Does this sound familiar??
This morning after I changed Spike, Spike’s diaper, I slipped on his pants and we went to his room to find a shirt. He picked one, but refused to put it on. I let it go figuring I would try again in a minute. About 1/2 an hour later, I noticed my little man running around the house without his shirt. I gave him three more options. He chose the same shirt, but again refused to put it on. I told him he needed to wear one and that it was time to get it on. (At our house, we all wear shirts and pants/shorts/skits—something on the top and something on the bottom—just the rules of the house.)
Spike, Spike was not willing to cooperate. I finally just put him in it. He was fighting, screaming, and flailing the entire process—all 30 seconds of it. Then because he cannot yet remove his shirt by himself, he pulled and yelled, “NOT THIS!!” complete with big, alligator tears. It dawned on me that he probably wanted to wear his ‘Uperman” shirt, but it needed to be washed. (We had that conversation earlier in the day.) I asked if he wanted his Superman shirt. “Yes!!! Uperman irt!!”
“Well, it needs to be washed. We will wash it and dry it and then you can wear it. But until it is ready, you need to wear the monkey shirt.”
(I had already let him wear his Uperman shirt three days without washing it and one night was a spaghetti dinner. It really needed to be washed!) “Do you want to help me put it in the washing machine?”
Another light bulb—his breakfast was sitting on the table untouched. I had placed it there two hours ago.
“Are you hungry? Do you need some food?”
I warmed up his breakfast, got his rice milk, and we sat on the step with his oood.
He was scowling. “Just one bite,” I coaxed. “Just one.”
He grimaced and reluctantly took the fork with one tiny piece of French toast attached.
“Put it in your mouth.”
He took a little nibble off of the piece of toast. A look of surprise crossed his face, “Hmmm that’s good.”
Then he did.
It just sounds so much like most of us. We have a specific idea of what we want or how something should go. Then it doesn’t turn out that way and we are frustrated or irritated at the process. We fight. We kick. We scream. (Well, maybe you don’t, but I do….) We want it our way and we will just keep doing things our way until we get what we want!!!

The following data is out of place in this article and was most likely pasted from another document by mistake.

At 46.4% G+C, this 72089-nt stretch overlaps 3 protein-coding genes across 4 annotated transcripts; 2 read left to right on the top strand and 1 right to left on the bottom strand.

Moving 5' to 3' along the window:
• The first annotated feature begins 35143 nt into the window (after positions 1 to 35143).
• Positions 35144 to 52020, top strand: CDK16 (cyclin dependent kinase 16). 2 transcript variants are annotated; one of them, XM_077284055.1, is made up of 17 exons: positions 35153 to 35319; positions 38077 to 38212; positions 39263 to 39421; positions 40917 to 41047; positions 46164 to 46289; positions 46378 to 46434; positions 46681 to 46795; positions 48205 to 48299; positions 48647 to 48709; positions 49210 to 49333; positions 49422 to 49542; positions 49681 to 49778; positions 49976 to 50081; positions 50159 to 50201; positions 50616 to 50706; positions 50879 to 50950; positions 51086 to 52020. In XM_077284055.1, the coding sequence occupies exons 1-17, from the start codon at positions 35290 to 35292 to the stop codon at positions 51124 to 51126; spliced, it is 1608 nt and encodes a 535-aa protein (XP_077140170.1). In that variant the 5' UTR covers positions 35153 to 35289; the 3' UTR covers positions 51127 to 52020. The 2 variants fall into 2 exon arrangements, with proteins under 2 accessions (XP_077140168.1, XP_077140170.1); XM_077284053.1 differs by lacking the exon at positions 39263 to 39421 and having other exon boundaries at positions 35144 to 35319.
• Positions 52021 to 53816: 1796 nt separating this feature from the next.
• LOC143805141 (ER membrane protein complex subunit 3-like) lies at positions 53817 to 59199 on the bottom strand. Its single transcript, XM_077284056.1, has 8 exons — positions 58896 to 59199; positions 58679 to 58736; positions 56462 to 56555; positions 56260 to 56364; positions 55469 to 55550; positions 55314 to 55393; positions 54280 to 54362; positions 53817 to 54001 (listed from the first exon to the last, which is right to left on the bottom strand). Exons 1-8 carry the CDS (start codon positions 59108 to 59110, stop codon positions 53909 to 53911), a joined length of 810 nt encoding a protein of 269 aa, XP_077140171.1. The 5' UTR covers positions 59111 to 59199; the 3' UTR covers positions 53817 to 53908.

If our needs aren’t being met our attitude is worse—any needs, physical, emotional, spiritual, recreational, psychological, etc…. But this is a key point. When we understand which of our needs is not being met and why THIS particular issue is so important to us (by dissecting the emotions we are feeling and really thinking about why we want it a certain way) we usually can come to realize new information about ourselves, which will either help us meet our unmet need or recognize why we are functioning a certain way. Once our needs are met, the issue usually isn’t that big of a deal, or we have more strength and energy to manage the drama we are creating. (Once Spike, Spike’s blood sugar went up, he didn’t really care that he needed to wear a shirt. The issue was not about wearing a shirt, it was about how hungry he was. He did want to wear a specific shirt, which once it was out of the dryer, we put on him. Does that make sense?)
Sometimes things we are holding fast to, or things we think we cannot do without are really more about unmet needs we may not be aware of. Take care of those needs (easier said than done, because sometimes you really have to analyze yourself to figure them out) and the drama can just go away.
Next time you are working with a really frustrated person, child or otherwise, ask them why they are frustrated and listen for clues they share with you about what the particular situation means to them. How are they viewing the situation/interaction/comment? What label are they attaching to the behavior? Find the underlying emotion (it is never anger, anger is always secondary…there is another emotion under that). Label the emotion and ask them if [this] is what they are feeling. Empathize with their emotion, “That must be really difficult,” or “How frustrating,” or “I am so sorry.”
You don’t have to give any advice or fix it for them. Sometimes they just need to know someone else cares how they feel. If they are your baby, pick them up and love them. Fix what you can and let the rest go. Help them make the world right. Take the time. They deserve it.
It’s what Heavenly Father does with His time. Now if someone would just listen to me….Oh Wait! He does!